Kevin Drew is excited to learn music all over again. The Toronto songwriter and founding member of Broken Social Scene has just unveiled his new project, KDAP (Kevin Drew a Picture), and its unlike most works he’s ever self-produced or shared a hand in creating before.
Many know Drew mostly for his work with Broken Social Scene, a collective of songwriters and musicians based out of the Toronto area that has shifted from as few as six to as many as 19 members, with associated performers such as Feist, Metric’s Emily Haines, and Stars. The group’s baroque pop sound blasted onto the Canadian music scene right at the turn of the century with critically acclaimed albums such as Feel Good Lost and You Forgot it In People; projects which defied convention and established a precedent for indie rock ever since.
Apart from Broken Social Scene, Drew has produced music through K.C. Accidental (a collaborative project made alongside long-time friend Charles Spearin) and individually released the albums Spriti If… (2007) and Darlings (2014). His songwriting is marked by intimacy and sensitivity with a vocal range that varies from hushed whispers to roaring exclamations during his mosaics of noise.
Influences is a collection of instrumental tracks that Drew produced mostly while living abroad in England and stems from discovery and experimentation with smartphone applications that loop samples and allow for on the fly creativity. According to Drew, using unfamiliar software and platforms such as Endless brought back those “summer camp vibes” he felt much earlier in his music career. “After a long time of being in circles and behaviour patterns and loops and learned behaviours … there are certain things you don’t need to unpack or sit through or claim photo albums of you just say that’s it – goodbye. During the uprisings and revolutions [during the summer of 2020] I didn’t feel I had to say anything. I made Darlings as a farewell to singing about love and relationships.”
Of Influences, Drew has spoken about our current lifestyle climate saturated in social media, of “selling yourself back to yourself” and choosing methods of exploration over searching. “It’s a common knowledge but it’s ignored. I think we could do a lot better if we had more time to look at the hypocrisies, oppression, or things that are not correct for us human beings, and to see our place in that and not build a quick divide.”
Drew composed many of the instrumentals in outdoor settings with his phone, taking meandering walks through forests and the busy streets of London. After amassing a collection of tracks, Drew collaborated with producer Niles Spenser to export the tracks to a mixing console while adding additional acoustic instruments. “We figured out how to get the songs out of my phone and into the computer and put some blood into it. Recording piano and acoustics and drums, we melded the two together. It was always going to be instrumental to me because I felt that’s where I started and it’s a full circle of being at peace and coming back to where I began when I was still a teenager.”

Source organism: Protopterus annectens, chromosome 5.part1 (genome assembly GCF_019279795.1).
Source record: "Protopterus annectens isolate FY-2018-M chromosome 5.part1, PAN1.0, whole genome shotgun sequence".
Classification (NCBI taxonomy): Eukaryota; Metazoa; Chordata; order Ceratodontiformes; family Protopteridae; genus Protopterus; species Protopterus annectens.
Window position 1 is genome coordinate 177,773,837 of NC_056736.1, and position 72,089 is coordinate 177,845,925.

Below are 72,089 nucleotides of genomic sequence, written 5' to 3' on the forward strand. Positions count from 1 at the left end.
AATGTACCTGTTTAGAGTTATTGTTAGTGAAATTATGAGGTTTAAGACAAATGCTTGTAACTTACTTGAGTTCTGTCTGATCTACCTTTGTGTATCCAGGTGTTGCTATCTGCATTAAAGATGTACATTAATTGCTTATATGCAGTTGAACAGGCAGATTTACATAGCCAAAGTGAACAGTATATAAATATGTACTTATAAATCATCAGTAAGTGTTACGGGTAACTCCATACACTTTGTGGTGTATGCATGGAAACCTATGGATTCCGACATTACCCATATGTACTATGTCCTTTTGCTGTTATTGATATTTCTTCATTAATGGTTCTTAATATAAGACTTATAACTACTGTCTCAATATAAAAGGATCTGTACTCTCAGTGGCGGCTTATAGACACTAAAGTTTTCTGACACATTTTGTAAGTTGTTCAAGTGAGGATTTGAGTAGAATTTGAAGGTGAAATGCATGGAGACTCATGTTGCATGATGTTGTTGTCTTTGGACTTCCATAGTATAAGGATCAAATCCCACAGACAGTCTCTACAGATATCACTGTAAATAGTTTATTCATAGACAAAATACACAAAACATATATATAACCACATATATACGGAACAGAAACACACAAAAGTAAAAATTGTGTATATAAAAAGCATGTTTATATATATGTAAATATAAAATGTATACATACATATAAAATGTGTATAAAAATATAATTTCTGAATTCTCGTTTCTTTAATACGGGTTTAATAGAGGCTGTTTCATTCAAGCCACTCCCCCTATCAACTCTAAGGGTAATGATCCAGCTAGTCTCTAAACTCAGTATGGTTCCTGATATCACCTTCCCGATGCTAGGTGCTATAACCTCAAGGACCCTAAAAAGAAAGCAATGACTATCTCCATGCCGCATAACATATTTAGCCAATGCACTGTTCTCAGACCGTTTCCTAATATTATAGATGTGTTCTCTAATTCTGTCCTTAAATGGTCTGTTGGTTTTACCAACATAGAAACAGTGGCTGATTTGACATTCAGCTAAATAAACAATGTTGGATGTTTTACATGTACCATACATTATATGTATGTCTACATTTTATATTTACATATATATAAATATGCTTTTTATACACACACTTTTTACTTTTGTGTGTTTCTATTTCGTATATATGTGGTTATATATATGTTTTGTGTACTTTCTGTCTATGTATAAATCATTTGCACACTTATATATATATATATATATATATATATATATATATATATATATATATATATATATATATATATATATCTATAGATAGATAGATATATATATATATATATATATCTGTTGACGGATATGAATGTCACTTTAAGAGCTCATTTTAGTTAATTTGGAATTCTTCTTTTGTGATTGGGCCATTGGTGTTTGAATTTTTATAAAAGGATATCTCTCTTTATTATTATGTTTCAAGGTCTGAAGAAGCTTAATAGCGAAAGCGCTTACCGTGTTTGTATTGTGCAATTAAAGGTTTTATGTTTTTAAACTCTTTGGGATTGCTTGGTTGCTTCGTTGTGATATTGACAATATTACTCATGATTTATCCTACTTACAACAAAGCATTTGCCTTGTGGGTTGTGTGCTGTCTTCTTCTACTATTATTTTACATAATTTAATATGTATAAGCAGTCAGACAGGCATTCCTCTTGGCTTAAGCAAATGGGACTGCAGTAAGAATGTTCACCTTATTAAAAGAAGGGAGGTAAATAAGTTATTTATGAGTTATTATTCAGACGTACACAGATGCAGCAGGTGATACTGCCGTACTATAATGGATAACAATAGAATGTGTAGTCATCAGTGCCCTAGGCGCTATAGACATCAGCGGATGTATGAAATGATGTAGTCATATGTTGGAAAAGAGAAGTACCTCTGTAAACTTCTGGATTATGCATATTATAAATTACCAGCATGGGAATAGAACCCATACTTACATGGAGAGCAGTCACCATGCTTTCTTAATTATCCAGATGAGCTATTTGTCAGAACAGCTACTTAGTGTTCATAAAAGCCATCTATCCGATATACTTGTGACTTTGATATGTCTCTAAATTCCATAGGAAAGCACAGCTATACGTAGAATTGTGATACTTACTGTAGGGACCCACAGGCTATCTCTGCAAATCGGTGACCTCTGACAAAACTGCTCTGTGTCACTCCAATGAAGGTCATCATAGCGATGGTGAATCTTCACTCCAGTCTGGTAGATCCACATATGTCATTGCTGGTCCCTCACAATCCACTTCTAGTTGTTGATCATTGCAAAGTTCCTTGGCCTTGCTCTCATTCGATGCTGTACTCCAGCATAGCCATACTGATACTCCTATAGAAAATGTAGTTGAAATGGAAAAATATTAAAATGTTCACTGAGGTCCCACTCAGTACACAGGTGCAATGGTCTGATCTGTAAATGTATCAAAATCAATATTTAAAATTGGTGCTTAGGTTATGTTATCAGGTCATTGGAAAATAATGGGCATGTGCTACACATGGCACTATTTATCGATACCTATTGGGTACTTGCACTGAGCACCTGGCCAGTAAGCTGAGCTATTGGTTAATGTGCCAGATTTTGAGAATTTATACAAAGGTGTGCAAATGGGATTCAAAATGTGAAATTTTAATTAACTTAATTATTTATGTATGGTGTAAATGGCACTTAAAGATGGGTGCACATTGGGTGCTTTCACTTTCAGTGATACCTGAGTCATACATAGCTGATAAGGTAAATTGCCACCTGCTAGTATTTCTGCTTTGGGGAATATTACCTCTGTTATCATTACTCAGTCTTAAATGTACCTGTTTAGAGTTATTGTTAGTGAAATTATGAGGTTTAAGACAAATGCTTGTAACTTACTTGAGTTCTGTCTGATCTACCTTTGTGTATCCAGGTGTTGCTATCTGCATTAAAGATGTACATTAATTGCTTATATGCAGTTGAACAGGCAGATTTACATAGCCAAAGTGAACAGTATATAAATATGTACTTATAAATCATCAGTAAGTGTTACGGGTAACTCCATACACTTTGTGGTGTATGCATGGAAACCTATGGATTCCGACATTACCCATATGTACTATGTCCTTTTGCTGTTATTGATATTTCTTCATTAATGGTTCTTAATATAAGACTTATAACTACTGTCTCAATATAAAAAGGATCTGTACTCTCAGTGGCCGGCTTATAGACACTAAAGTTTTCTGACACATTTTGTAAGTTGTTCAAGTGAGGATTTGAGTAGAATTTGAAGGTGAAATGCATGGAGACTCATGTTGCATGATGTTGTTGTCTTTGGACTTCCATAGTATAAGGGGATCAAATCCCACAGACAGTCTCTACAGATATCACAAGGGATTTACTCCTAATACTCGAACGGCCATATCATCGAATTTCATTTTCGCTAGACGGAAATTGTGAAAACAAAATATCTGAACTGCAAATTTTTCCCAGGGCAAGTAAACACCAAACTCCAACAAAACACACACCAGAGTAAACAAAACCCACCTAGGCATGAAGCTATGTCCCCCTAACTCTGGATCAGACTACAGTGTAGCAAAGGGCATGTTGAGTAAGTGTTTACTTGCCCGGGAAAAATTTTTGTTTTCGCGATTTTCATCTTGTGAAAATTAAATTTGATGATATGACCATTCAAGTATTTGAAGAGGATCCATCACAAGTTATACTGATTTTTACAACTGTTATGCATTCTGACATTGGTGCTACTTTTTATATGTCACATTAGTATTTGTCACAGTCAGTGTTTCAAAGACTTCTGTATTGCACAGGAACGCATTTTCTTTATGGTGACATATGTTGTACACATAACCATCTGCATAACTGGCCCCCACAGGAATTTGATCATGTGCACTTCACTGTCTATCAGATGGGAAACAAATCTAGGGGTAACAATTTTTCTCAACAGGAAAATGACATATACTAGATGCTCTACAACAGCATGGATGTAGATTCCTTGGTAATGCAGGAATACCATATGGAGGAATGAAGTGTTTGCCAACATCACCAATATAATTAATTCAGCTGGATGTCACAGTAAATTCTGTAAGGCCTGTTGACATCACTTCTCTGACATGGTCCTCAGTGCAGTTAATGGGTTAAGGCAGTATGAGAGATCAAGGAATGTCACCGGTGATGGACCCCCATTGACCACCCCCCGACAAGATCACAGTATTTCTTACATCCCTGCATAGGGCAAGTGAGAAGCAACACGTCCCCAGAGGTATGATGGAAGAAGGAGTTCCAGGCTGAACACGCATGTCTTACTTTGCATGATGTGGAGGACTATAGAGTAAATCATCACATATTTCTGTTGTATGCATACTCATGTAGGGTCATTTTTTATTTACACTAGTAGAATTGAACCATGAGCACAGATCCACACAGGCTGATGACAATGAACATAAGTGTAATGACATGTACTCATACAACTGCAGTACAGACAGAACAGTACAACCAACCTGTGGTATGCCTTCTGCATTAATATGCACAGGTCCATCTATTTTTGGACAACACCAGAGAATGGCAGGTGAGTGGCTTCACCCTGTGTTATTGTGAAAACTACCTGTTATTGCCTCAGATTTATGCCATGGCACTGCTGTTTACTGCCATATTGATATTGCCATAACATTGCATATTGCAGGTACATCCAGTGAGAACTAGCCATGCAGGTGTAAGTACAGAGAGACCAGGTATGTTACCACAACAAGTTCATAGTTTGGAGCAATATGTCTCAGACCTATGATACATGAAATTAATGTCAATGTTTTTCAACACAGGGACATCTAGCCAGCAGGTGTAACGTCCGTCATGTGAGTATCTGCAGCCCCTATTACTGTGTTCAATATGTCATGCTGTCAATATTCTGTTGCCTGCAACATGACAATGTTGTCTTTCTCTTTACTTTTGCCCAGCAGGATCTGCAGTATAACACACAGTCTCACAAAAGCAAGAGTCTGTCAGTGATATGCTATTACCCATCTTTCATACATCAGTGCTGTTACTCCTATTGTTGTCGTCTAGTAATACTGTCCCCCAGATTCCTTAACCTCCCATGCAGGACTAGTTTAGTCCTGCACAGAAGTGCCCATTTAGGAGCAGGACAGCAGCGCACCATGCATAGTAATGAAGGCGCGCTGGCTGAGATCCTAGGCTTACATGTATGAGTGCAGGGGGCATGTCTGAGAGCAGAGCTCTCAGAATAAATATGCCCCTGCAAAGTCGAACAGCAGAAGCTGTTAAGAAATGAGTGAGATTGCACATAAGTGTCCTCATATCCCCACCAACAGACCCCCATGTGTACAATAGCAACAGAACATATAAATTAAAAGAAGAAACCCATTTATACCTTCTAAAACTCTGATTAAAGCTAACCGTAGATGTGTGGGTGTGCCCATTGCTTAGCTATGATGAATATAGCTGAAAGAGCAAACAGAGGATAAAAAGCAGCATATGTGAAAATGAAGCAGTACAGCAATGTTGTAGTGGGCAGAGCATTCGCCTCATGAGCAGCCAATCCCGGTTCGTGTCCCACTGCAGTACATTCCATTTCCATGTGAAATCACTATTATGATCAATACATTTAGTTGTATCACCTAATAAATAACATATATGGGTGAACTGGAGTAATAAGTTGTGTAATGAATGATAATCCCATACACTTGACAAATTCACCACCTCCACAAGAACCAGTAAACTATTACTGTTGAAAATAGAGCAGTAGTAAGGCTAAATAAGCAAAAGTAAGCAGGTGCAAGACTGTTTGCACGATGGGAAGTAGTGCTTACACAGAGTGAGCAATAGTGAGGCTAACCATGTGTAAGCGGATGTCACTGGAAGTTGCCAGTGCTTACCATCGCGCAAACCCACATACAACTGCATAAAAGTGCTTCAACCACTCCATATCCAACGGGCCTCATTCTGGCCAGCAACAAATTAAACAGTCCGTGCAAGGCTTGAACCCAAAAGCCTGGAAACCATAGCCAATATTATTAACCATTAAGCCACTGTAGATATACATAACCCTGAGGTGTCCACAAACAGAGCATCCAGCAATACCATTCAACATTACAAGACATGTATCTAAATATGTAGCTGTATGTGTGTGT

With early career affectations for the ambient works of Brian Eno, early Warp Records catalogues, and Chicago post-rock, among other genre impacts, Drew says he’s relinquishing authorship and control over his new compositions, citing an amalgamation of factors and relationships in his life thus far. “I’m making it a point to say that I did not write this record. The albums that I love wrote this record, the people I love, things that I’ve gone through and the decisions I’ve made wrote the record. I have no problem being a vessel to the inspiration.”
Broken Social Scene are set to perform their next Canadian live concert at Massey Hall in Toronto (a first-time appearance for the venue) on December 16. The event is billed at the 20-year anniversary of the collective’s formation, which Drew expresses some ambivalence towards but nonetheless is grateful of others who support the band and his own respective projects. “I’m very proud of everybody and their partners and families and [supporters] … [and] that all the members have kept a place in their hearts for Broken Social Scene.”
By Stephan Boissonneault
With fresh folklore in abundance, the east coast songwriter’s sophomore offering is a classic tribute to his beloved province.